Healthy resolutions

As this is my last health column, I’d like to leave readers with some great health tips that nurses and patients have shared with me. Then pick ‘n mix from their advice to shape your own New Year Health resolutions.

Karen’s more or less beaten her diabetes by controlling what she eats. Her advice is ‘to look at the calorie content of all the food you’re tempted to buy and in particular the sugar content.’ She’s changed the type of bread and treats she buys now, lost some weight with healthier foods, and her diabetes control is almost perfect – so her GP told her last week. She doesn’t need any medication now.

Rob had heart surgery 14 years ago when he had an aortic valve replacement. He feels as fit now in his early 70s as he did in his 40s. He puts that down to lots of regular exercise, walking the dog several times a day and opting for a healthy diet. He says another reason he feels so well is that now he’s retired he’s his own boss rather than when he was working in the building industry and being ordered to travel to different sites and do challenging jobs with too little support. He never smoked cigarettes, but used to have friends who did- they’ve died now!

Ian has finally got over his long standing depression and anxiety and has been off all treatment for six months. He’s in a pressurised job but copes with it well. His secret? He says it’s down to his ‘sleep hygiene’. He now goes to bed about 10pm everyday and gets up at 6am or a bit later at weekends. The regular eight hours sleep has made all the difference. When he wakes up, he’s ready for the day and gets up full of gusto. He drinks very little alcohol now too.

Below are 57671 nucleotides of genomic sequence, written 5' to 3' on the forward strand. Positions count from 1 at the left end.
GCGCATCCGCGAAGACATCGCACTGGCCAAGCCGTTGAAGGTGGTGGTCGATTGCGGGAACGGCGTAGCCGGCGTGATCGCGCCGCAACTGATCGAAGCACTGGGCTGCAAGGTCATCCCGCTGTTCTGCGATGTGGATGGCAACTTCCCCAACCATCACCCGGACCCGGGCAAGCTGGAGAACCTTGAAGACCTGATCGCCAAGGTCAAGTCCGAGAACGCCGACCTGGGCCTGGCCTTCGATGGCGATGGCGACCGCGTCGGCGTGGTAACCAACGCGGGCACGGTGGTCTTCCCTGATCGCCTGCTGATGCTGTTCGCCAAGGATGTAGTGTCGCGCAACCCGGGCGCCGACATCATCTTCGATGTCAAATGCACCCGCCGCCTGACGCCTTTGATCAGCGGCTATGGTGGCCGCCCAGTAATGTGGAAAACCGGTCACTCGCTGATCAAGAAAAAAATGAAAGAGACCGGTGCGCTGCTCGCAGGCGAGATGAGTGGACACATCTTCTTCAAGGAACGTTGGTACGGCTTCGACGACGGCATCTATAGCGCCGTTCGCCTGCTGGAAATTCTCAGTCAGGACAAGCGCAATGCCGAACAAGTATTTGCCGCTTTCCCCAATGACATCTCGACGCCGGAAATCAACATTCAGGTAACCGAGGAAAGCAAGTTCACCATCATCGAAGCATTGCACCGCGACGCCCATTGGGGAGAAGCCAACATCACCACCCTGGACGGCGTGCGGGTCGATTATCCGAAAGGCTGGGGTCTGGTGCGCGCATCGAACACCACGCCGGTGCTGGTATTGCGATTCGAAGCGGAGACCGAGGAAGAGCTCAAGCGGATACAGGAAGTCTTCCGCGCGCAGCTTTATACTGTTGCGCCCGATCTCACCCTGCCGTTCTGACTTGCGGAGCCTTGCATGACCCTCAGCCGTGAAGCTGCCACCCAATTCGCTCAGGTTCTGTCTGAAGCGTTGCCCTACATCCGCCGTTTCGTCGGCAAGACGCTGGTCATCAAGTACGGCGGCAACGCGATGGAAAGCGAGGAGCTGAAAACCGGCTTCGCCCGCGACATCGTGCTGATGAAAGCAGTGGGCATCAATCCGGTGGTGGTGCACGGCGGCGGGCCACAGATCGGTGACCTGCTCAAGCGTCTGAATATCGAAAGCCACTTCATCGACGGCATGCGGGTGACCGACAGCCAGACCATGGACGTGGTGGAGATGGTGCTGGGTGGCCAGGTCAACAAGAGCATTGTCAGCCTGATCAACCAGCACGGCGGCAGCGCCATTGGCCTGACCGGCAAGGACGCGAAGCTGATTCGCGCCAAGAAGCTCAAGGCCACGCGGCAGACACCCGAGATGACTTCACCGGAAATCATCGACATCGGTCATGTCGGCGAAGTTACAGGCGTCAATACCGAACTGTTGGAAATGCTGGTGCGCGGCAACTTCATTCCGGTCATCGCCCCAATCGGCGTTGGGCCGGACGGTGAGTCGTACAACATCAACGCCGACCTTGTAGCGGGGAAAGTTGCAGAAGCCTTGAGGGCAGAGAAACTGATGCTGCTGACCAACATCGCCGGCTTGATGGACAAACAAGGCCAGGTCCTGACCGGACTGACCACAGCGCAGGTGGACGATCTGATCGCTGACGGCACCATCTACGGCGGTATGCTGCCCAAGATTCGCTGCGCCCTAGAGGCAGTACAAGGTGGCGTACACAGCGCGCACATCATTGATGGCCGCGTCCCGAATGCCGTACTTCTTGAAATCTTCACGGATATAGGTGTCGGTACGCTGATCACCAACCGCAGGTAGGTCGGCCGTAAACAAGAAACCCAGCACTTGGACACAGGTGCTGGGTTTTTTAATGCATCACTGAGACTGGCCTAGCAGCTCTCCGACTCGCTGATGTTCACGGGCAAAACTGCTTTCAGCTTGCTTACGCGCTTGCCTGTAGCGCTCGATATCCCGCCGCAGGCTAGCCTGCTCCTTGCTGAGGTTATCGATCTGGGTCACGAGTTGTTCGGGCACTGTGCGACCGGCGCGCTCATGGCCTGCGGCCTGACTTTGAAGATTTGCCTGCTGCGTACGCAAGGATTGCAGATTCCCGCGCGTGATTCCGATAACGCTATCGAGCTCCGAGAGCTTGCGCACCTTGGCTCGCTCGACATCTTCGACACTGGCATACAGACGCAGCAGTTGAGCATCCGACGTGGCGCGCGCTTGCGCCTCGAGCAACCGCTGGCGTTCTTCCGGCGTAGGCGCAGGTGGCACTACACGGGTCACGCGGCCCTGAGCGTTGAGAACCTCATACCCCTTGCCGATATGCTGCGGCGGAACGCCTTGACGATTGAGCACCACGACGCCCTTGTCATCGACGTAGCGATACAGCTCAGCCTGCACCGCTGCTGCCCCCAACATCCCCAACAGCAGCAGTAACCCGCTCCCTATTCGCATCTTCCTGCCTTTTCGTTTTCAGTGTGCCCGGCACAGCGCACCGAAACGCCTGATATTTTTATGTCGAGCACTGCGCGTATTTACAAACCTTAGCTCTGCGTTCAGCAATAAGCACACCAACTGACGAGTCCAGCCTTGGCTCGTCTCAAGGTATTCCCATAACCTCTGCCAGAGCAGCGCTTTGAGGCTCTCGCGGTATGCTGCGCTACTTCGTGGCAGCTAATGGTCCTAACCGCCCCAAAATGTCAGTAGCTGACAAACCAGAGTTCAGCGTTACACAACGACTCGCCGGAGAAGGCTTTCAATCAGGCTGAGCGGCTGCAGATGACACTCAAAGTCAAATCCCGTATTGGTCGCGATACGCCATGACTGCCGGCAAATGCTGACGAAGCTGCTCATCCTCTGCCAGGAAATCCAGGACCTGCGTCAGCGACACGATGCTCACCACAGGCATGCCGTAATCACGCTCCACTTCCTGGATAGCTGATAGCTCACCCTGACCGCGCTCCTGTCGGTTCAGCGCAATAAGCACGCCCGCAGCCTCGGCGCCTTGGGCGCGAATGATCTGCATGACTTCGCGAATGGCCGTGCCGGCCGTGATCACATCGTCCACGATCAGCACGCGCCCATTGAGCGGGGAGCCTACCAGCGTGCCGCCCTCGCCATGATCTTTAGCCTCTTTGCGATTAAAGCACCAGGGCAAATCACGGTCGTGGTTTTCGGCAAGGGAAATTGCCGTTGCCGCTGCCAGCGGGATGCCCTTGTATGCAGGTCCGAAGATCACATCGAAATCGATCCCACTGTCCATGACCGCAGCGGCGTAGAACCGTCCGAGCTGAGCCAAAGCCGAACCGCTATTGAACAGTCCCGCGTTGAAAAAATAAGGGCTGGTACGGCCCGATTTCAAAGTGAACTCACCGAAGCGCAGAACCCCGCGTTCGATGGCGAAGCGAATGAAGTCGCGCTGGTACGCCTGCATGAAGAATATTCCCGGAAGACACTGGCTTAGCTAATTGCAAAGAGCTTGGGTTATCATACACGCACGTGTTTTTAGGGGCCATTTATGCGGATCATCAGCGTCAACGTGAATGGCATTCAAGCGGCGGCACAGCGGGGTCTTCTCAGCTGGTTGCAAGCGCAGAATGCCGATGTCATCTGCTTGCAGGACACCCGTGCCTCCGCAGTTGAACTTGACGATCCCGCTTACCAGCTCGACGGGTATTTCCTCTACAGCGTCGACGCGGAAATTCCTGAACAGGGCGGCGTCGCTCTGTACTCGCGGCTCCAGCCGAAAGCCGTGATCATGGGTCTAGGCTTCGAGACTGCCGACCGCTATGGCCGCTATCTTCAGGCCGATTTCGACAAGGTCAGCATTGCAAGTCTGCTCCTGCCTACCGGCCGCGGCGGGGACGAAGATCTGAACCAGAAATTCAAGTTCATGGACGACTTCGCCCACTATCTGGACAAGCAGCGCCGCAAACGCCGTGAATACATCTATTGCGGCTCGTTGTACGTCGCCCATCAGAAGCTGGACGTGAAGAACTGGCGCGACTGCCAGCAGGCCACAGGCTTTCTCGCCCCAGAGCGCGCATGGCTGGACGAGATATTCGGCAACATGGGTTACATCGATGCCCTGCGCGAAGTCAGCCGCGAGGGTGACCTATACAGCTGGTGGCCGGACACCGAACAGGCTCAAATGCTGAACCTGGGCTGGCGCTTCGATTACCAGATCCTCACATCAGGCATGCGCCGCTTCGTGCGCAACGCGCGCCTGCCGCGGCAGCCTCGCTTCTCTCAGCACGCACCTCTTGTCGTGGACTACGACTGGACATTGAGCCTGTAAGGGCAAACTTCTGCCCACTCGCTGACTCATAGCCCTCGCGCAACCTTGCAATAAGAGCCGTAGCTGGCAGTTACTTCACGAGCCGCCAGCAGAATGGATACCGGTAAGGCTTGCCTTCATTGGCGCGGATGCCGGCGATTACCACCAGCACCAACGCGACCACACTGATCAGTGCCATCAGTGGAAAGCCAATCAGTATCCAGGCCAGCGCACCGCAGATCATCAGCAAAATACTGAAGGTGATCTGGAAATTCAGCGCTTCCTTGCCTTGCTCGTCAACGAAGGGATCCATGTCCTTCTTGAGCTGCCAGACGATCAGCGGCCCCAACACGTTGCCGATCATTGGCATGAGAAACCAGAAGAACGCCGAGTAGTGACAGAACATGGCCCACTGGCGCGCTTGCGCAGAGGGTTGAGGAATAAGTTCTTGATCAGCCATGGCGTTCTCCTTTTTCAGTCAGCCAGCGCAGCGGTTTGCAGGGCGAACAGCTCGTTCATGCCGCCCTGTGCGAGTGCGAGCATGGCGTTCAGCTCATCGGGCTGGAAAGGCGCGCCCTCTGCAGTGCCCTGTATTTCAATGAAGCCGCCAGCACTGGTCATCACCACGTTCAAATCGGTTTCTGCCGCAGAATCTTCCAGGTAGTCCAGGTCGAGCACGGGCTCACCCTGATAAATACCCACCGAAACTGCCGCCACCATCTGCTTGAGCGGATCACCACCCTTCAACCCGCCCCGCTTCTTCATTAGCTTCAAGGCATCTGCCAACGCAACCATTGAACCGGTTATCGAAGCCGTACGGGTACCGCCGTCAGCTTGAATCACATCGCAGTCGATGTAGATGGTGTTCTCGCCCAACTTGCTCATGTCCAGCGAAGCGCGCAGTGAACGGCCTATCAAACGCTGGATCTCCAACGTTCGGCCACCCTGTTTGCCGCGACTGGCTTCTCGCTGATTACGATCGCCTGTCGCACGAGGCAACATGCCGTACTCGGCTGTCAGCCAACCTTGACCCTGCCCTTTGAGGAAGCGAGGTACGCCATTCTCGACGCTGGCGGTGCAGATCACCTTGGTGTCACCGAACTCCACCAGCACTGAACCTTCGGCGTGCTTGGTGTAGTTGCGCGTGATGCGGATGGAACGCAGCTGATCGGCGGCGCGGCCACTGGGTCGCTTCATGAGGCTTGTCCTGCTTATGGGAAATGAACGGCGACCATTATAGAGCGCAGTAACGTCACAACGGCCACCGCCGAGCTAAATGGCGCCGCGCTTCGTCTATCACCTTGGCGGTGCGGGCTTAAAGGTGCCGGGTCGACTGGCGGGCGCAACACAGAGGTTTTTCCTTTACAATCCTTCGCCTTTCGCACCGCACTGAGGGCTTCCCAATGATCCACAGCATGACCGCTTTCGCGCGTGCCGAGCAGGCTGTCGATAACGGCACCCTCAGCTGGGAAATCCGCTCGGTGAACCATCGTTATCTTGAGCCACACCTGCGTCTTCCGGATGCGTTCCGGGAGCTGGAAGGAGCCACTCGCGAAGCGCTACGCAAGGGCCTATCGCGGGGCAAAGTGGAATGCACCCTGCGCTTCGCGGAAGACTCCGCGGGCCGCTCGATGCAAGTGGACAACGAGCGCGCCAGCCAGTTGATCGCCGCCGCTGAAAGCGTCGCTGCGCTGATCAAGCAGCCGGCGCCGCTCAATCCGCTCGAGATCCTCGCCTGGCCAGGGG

Anne’s tips are about taking control of your life, as she struggled with depression and stress for several years, then lost her job. Her main focus is on healthy eating. She’s lost four stone in weight over the last nine months and is back to normal now after all the comfort eating she did when she was under strain.   She advises others to make healthy eating a hobby until it becomes an automatic part of their daily life. She only goes shopping for food after she’s eaten a meal so she’s not tempted to buy chocolate or crisps to snack on. Anne still keeps a food diary of what she’s eating to keep her on the straight and narrow (that’s her waist!).

And finally, Cath, a senior health service manager who has a long standing debilitating condition herself, has this advice for everyone: ‘Do not take good health for granted. All too often you can suddenly receive life changing news which means that you are reliant upon our excellent NHS services to maintain your quality of life. If so, follow their advice and work hard to stay well.’